Mark and Adam Kassen do things their own way. The gregarious New York writers and producers emerged from the theatre world to teach themselves about the film business without any formal film school education. As a result they have been prolific in the low-budget independent arena, culminating in 10 Emmy nominations for HBO's Bernard And Doris.

The brothers' 81 Pictures benefits from a small development fund backed by entrepreneur Nikolai Amburgey and the way they put together Bernard And Doris, starring Susan Sarandon as a livewire billionairess and Ralph Fiennes as her gay butler, speaks to their overall philosophy.

"We started out as producers to get done what we wanted to do creatively," Mark says. "It's allowed us to get the most out of something for less." Bernard And Doris was one of three films to come out of Triggerstreet Independent, a cut-price digital film-making enterprise the brothers launched around 2004 with Kevin Spacey's TriggerStreet Productions. The other two titles were The Sasquatch Dumpling Gang, which premiered at Slamdance in 2006, and Mr Gibb, which has sold to Screen Media Films.

By the time the brothers heard about Bernard And Doris, Warner Independent Pictures had considered shooting it for $11m. The Kassens persuaded executive producer Jonathan Cavendish to part with the rights for free in exchange for profit participation, something they eventually offered to all the key collaborators. Bob Balaban came aboard as director and once Sarandon joined, Fiennes followed soon after. They secured the Old Westbury Gardens mansion in Long Island, the former estate of steel baron John Shaffer Phipps that doubles as the stately home in the film, for a knock-down rate in exchange for participation. Donna Karan donated jewellery and clothes.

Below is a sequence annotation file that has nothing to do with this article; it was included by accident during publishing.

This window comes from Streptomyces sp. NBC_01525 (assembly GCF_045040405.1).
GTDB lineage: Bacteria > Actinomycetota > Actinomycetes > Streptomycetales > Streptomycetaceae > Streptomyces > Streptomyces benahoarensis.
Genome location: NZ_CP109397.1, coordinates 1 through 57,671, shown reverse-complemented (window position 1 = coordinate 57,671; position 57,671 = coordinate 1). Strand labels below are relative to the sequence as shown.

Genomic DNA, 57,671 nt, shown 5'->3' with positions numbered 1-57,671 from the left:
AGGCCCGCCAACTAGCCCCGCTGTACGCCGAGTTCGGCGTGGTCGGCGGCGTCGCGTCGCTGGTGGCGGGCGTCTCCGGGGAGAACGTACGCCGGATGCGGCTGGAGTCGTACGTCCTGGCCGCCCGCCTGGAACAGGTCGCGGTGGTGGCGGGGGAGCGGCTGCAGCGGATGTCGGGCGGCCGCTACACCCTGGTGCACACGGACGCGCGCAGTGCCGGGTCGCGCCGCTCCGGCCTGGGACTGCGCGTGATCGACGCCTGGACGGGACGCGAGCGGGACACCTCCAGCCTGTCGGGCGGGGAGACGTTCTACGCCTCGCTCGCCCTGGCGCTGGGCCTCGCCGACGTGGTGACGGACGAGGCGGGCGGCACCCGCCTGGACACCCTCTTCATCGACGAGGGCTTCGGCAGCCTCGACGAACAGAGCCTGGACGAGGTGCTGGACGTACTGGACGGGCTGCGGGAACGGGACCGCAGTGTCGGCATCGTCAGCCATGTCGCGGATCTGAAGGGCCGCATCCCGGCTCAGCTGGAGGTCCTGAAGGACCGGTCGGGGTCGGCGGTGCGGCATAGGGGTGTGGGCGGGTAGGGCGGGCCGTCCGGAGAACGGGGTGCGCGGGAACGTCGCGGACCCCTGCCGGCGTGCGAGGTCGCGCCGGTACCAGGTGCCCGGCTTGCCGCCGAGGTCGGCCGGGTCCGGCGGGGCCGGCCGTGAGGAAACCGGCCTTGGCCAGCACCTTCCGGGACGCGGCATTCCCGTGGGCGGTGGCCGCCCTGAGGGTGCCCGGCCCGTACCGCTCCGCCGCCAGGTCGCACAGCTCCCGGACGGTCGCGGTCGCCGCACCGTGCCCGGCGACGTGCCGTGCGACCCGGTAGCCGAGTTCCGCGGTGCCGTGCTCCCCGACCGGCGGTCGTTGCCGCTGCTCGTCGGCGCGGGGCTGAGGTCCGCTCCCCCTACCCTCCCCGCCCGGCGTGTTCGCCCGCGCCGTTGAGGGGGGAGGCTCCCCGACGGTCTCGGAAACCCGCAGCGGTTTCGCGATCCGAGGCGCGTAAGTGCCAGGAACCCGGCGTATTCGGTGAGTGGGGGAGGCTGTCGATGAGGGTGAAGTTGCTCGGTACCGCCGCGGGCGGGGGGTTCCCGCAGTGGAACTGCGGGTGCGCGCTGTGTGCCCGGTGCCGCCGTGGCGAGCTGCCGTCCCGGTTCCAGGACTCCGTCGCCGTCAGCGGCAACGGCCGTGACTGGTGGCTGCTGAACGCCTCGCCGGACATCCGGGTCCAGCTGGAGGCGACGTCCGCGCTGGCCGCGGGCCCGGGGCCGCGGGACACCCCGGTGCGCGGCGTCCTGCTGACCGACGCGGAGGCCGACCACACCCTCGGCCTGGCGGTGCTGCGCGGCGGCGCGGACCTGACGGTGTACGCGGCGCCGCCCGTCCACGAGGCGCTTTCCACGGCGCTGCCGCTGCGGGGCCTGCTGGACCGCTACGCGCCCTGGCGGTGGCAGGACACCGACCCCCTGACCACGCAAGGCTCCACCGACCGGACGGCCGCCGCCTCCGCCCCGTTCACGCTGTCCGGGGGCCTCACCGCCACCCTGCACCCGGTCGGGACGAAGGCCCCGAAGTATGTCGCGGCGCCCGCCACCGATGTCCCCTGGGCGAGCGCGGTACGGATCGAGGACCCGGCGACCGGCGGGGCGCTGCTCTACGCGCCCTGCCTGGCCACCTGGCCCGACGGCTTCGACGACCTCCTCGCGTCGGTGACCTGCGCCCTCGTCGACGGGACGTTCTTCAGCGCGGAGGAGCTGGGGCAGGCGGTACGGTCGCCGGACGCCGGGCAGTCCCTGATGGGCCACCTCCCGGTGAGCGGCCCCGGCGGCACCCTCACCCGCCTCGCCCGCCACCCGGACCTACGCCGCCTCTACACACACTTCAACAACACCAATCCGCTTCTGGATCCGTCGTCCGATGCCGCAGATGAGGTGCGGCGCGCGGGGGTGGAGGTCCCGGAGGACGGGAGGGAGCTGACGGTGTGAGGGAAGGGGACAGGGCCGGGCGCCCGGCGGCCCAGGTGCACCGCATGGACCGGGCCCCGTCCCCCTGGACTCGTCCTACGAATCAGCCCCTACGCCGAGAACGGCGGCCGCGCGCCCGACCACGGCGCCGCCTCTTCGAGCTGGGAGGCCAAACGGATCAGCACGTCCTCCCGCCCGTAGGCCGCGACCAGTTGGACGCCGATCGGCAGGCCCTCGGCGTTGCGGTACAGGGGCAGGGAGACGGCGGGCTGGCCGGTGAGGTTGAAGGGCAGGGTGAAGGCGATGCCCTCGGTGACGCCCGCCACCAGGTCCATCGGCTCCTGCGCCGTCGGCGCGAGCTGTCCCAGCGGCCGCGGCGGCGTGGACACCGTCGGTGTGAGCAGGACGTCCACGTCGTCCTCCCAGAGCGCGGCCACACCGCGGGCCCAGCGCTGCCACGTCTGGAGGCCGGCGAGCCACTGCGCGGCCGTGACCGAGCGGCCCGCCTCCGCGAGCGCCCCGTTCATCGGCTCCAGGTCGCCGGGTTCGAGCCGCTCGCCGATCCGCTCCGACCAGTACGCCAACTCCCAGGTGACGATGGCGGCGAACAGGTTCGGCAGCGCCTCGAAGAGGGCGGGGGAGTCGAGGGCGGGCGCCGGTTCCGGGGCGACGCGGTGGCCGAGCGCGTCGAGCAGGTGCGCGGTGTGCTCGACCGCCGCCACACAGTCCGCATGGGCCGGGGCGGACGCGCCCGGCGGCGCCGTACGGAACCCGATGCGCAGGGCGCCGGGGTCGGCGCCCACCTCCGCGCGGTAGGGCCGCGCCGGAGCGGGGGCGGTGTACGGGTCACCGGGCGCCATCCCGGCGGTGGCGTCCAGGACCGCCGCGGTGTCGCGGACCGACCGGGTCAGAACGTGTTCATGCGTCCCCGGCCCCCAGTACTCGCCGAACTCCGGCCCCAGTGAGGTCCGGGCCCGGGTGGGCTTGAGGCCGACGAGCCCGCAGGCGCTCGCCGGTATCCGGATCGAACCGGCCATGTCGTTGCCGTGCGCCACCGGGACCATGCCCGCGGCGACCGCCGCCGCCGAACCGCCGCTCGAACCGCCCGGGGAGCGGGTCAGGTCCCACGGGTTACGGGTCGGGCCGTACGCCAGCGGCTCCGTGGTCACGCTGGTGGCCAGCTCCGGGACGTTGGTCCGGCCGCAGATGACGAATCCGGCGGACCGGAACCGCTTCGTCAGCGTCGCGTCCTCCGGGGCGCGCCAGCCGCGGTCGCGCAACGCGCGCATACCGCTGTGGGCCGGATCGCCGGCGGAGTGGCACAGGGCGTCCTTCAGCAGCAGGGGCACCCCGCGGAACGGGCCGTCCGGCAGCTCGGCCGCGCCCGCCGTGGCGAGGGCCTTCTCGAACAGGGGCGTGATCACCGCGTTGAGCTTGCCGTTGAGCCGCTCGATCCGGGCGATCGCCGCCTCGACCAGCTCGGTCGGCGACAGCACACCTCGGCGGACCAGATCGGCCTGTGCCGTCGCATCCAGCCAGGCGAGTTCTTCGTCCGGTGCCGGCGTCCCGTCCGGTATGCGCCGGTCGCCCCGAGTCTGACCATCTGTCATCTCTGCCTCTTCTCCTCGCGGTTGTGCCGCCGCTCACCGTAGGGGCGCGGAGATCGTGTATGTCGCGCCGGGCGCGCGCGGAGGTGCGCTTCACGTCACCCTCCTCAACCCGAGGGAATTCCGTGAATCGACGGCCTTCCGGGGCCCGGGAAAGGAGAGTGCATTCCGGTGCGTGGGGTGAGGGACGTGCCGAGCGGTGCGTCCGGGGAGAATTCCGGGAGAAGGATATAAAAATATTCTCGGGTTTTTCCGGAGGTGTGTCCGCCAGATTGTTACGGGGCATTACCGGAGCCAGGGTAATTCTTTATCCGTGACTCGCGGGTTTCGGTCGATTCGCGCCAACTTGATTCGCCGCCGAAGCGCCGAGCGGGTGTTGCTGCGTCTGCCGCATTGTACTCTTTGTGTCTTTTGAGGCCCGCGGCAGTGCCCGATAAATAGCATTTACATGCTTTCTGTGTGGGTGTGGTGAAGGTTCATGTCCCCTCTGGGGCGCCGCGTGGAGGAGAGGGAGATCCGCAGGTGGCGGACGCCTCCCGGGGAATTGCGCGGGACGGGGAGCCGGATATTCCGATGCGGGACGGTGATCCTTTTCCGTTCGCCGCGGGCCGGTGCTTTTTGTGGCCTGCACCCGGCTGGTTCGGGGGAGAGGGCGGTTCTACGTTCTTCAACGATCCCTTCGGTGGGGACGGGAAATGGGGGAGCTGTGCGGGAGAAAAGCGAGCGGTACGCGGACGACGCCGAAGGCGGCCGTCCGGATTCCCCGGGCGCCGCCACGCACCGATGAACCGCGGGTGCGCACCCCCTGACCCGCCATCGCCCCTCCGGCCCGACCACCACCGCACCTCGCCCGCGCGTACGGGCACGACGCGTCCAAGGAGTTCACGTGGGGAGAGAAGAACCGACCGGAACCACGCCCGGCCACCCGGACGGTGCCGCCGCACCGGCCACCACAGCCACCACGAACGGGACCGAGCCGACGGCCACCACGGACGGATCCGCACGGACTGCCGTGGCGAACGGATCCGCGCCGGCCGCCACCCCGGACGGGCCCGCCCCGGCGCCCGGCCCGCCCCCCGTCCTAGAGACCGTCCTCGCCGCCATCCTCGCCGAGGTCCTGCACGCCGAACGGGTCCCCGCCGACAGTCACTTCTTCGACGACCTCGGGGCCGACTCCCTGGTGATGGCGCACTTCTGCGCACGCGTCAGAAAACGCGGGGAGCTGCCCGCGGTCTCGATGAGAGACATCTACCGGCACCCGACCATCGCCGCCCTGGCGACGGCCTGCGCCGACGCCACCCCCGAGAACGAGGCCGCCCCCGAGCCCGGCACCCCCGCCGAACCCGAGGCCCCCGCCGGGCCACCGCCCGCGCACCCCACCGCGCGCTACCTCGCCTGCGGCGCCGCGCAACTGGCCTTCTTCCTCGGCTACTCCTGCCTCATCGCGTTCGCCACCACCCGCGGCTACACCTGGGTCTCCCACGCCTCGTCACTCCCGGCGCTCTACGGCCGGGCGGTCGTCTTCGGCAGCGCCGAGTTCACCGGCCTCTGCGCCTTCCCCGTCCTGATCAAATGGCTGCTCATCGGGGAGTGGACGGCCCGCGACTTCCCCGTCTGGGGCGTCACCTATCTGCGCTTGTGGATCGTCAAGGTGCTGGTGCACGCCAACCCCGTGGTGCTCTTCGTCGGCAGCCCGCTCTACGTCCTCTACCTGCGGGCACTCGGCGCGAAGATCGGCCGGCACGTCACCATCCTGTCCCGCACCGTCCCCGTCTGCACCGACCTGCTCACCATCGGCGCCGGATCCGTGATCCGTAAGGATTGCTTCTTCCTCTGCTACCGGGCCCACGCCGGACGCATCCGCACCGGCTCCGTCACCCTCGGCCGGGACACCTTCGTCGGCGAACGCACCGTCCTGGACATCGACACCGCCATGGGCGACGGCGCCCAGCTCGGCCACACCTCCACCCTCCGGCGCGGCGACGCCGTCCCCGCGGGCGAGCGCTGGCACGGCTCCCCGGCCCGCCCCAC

The film shot over 21 days a couple of years ago and came in at $750,000. "We made the movie and felt it was really special and that it would be best to finish it with an industry leader," Adam says. HBO Films president Colin Callender eventually acquired domestic rights and invested in post-production before the film premiered on HBO. "He told us he could support it in a way it wouldn't get if it went out theatrically, which was fine because we knew that even if it had gone out in theatres it would be small - it's an asymmetrical love story, after all."

The brothers have a healthy slate of projects lined up, including the legal drama Vanish Point that has financing in place through private investors and is ready to shoot in Texas at the end of the year. Coming up is an adaptation of an Off Broadway show about Hitler's nephew that the brothers produced and Mark starred in called Little Willy. The Kassens are also negotiating with a studio on a bigger project that will shoot later this year.